great white shark
Cape Cod saw multiple shark sightings this week, prompting a proposal for mitigation by a local politician. Photo: Elias Levy/Flickr Creative Commons

Every summer, it seems those who flock to the Cape and Islands have flashbacks to the fictional New England beach thriller "Jaws."

There were already a few great white shark sightings this year, most recently off of Scituate on Massachusetts’ South Shore and near Cape Cod’s Wellfleet back in May.

Scientists are expecting about 150 great whites in the water around Cape Cod this summer. But is that a “boom” worthy of inciting a shark scare in beachgoers?

Not quite, says Gregory Skomal, a senior scientist with Massachusetts Marine Fisheries.


“We’re not predicting a white shark boom this summer. We’re predicting numbers consistent with previous years,” he said.

Last year’s data identified 147 sharks off of the Cape coast, and Skomal said his department doesn’t “anticipate that changing dramatically this year.”

It is an increase from the 2014 data, though, which saw about 80 sharks in the Cape area.

“We only started monitoring the white shark population, in terms of measuring it, since 2014. So three years of data under the belt do not create a significant trend,” Skomal said. “Yeah, there was a subtle increase over the last three years, but I don’t expect that to change appreciably.”

Skomal said that the driving factor behind that increase is the growing seal population, which is good news.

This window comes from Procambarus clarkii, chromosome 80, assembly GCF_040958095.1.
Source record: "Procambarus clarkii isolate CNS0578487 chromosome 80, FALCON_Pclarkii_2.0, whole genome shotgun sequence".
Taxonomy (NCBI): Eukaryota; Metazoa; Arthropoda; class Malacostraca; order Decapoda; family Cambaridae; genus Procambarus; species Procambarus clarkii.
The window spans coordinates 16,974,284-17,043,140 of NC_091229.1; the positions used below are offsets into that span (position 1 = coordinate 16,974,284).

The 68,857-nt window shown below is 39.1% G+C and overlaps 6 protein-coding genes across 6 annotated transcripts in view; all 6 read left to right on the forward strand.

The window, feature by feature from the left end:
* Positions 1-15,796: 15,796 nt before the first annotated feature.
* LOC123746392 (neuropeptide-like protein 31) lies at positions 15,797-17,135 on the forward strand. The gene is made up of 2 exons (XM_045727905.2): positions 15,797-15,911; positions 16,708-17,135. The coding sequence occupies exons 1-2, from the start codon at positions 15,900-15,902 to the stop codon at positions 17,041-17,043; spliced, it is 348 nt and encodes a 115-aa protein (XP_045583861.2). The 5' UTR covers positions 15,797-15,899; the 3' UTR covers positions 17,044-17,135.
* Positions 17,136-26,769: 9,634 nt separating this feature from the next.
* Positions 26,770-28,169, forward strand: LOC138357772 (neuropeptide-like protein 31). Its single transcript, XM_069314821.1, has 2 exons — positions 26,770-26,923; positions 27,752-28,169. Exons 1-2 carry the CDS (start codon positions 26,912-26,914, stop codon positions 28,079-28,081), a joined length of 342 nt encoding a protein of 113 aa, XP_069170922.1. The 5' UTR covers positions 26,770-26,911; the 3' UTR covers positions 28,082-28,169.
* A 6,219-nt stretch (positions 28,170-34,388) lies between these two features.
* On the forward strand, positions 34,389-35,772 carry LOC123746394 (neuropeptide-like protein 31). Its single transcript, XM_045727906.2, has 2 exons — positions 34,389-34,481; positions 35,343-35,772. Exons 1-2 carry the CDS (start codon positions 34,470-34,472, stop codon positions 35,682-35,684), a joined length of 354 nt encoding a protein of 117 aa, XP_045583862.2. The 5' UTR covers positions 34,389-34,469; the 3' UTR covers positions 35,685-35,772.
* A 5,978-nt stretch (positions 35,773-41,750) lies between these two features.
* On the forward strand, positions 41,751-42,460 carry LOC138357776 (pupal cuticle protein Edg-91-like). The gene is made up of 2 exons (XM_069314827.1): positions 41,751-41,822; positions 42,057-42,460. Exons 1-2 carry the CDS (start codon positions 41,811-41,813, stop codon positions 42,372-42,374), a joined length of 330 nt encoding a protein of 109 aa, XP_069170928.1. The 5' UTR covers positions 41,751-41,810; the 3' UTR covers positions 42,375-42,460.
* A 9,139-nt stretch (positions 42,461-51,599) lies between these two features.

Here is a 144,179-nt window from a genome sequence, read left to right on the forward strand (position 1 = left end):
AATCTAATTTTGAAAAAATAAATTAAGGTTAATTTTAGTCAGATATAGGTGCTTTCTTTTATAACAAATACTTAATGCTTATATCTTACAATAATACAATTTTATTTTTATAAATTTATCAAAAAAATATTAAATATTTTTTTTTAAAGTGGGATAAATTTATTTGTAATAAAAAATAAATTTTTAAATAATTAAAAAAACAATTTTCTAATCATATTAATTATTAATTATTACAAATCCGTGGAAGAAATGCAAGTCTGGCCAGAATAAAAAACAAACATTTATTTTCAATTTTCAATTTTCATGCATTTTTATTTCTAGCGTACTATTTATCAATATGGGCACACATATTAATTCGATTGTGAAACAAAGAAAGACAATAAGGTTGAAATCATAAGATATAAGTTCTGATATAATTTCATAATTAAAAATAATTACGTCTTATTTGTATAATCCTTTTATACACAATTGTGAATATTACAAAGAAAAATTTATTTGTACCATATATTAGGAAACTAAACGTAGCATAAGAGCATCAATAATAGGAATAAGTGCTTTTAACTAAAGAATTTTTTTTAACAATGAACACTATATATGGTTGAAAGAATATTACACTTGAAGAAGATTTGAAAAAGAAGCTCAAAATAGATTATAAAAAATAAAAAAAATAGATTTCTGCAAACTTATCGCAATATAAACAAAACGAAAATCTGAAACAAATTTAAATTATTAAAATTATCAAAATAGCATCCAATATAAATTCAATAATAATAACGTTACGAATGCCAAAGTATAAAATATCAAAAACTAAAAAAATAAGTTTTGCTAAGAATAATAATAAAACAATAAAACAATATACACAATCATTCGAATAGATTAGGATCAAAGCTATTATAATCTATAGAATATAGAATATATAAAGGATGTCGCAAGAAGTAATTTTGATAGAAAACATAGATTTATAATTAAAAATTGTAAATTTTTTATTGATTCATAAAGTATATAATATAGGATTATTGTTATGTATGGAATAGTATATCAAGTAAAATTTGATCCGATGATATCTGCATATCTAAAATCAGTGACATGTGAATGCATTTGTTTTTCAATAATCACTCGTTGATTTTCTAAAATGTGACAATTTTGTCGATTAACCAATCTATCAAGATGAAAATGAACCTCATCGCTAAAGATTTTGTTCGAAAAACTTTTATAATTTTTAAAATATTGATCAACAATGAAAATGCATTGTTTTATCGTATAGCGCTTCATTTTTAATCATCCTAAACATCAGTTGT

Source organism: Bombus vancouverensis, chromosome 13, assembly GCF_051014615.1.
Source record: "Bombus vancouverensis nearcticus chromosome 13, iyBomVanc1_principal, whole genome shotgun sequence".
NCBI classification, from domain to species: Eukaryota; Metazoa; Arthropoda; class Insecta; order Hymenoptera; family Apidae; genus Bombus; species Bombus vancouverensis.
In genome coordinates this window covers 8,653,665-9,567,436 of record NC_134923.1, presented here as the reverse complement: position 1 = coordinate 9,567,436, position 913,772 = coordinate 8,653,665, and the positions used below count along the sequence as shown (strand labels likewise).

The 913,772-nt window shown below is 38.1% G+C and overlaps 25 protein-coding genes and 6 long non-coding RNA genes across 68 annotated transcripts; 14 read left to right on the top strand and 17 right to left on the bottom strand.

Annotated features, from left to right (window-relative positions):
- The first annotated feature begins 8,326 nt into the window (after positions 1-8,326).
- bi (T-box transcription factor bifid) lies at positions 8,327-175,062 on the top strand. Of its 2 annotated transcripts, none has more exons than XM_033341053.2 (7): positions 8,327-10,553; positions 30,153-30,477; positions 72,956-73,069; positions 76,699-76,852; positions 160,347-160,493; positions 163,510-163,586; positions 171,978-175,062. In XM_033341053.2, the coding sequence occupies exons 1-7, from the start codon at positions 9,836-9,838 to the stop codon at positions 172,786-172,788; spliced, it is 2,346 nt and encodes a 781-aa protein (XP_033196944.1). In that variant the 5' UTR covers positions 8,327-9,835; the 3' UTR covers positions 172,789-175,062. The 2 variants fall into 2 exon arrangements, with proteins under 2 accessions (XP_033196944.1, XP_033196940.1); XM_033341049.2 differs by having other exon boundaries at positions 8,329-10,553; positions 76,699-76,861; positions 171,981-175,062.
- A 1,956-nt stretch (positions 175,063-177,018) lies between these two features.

The seal population on the northeast coast has been precarious in the past. Hunting programs quelled the population for decades, Skomal said, and it wasn’t until the early 1970s that the United States government passed the Marine Mammal Protection Act that afforded marine life like seals and whales some protection.

Though the restoration of the population has been slow, it has grown over the last 45 years, and seals have recolonized the areas where they once flourished.

“Cape Cod has a high density of seals now,” Skomal said. “It’s certainly characterized as a conservation success story … and as a result, white sharks, which are predators of seals, have responded in kind and are coming to the shore.”

The same great whites have also been returning to the Cape, Skomal said. Last year, about 40 percent of the sharks spotted in 2015 returned to the shores of the popular summer destination.

Massachusetts Marine Fisheries works closely with the Atlantic White Shark Conservancy, and both organizations are asking that if you do happen to see a real-life Jaws while on your Cape vacation, you report it. About six great whites have already been spotted this year, Skomal said. 

An app called “Sharktivity” was developed that anyone can use to share the sightings.

“If you’re on a boat or on the beach, take a photo, or videos are great, and send it to our agency,” Skomal said. “We’re interested in where you saw it. … We can determine what species it is and we can take advantage of that [sighting].”

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